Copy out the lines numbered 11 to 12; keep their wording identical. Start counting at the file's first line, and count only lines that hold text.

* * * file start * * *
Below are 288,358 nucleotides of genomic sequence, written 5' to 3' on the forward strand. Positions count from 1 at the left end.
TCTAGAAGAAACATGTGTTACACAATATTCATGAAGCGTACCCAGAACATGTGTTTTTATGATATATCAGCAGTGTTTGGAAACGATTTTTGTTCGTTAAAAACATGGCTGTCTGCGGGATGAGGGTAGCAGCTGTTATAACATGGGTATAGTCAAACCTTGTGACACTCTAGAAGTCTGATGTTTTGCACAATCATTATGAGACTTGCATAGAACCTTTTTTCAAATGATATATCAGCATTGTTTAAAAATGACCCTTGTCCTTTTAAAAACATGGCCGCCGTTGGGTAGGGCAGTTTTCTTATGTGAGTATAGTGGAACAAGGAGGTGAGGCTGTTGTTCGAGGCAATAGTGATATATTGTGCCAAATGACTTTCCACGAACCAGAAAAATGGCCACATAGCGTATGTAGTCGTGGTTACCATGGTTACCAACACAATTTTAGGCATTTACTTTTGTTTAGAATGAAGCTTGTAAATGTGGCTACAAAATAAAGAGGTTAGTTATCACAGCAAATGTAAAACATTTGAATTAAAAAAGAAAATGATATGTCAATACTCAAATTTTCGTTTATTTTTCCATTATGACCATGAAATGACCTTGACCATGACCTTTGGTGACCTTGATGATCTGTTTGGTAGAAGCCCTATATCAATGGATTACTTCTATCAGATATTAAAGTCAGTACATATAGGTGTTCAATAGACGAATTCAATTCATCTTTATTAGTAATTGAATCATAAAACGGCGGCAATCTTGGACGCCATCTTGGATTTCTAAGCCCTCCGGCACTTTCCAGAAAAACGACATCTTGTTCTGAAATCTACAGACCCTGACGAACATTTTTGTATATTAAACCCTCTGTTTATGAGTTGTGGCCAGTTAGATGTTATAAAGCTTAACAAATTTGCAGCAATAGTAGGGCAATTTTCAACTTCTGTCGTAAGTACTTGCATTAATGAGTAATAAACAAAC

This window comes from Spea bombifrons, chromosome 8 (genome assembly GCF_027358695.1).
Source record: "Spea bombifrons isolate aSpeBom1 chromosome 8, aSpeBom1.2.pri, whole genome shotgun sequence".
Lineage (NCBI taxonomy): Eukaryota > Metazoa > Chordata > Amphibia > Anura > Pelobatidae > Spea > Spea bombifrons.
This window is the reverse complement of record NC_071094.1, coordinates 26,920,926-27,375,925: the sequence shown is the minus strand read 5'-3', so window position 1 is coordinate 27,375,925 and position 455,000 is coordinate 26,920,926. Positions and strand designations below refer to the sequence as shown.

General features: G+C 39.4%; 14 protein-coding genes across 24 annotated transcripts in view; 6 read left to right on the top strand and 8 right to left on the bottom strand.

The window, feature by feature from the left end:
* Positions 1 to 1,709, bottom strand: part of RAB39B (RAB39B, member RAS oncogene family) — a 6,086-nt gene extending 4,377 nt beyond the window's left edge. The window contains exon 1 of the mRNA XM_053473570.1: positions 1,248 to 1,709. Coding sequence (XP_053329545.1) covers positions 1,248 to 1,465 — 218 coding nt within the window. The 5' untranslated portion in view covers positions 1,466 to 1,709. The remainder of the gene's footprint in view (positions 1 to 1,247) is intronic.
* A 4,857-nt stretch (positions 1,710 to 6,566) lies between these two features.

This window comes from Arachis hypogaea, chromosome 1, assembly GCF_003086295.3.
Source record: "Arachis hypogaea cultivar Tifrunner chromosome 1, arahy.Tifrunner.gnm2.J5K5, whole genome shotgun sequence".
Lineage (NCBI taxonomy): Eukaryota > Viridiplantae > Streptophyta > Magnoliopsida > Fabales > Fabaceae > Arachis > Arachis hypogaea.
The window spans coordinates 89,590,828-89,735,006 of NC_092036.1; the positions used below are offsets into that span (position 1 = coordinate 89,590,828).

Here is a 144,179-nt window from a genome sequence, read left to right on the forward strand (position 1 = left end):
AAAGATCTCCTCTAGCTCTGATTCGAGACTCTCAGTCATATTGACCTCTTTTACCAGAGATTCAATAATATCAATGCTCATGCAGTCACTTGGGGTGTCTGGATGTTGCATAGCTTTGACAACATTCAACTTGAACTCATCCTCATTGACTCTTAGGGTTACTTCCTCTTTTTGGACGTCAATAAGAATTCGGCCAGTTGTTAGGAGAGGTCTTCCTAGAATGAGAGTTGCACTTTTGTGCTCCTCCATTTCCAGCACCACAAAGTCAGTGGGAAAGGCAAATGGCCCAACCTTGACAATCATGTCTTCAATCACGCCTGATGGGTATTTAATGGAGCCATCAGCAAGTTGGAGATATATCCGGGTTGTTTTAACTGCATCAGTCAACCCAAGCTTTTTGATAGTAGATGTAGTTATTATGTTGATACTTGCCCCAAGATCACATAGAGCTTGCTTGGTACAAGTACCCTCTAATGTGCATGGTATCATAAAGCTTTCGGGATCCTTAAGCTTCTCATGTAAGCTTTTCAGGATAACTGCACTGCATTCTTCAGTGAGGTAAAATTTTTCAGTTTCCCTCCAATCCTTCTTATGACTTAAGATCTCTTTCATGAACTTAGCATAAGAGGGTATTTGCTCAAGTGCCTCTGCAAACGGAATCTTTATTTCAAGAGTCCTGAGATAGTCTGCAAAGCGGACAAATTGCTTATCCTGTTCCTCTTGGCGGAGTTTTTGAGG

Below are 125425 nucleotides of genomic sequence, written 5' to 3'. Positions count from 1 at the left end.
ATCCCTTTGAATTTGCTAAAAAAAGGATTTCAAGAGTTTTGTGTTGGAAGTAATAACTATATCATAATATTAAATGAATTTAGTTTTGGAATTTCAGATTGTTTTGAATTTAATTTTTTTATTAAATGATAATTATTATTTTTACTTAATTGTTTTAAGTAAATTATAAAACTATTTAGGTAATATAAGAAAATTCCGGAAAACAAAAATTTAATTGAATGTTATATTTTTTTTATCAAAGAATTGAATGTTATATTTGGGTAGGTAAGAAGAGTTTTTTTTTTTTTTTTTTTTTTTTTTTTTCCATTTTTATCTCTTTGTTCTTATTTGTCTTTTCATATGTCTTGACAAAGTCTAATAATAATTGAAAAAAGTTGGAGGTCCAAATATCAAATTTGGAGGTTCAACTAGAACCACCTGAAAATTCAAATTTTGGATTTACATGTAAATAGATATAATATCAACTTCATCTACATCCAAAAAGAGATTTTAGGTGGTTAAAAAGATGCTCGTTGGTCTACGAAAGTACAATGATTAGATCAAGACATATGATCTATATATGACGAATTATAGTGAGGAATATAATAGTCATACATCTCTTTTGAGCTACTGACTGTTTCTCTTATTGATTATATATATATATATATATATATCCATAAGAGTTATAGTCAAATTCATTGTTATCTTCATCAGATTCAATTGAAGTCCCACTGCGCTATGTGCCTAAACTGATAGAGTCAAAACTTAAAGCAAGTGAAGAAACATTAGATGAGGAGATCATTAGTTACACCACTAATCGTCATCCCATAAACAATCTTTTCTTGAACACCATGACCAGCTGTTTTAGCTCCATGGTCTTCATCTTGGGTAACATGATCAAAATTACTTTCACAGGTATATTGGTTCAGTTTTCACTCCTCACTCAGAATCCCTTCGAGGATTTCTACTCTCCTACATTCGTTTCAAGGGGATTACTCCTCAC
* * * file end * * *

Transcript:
This window comes from Arachis hypogaea, chromosome 1, assembly GCF_003086295.3.
Source record: "Arachis hypogaea cultivar Tifrunner chromosome 1, arahy.Tifrunner.gnm2.J5K5, whole genome shotgun sequence".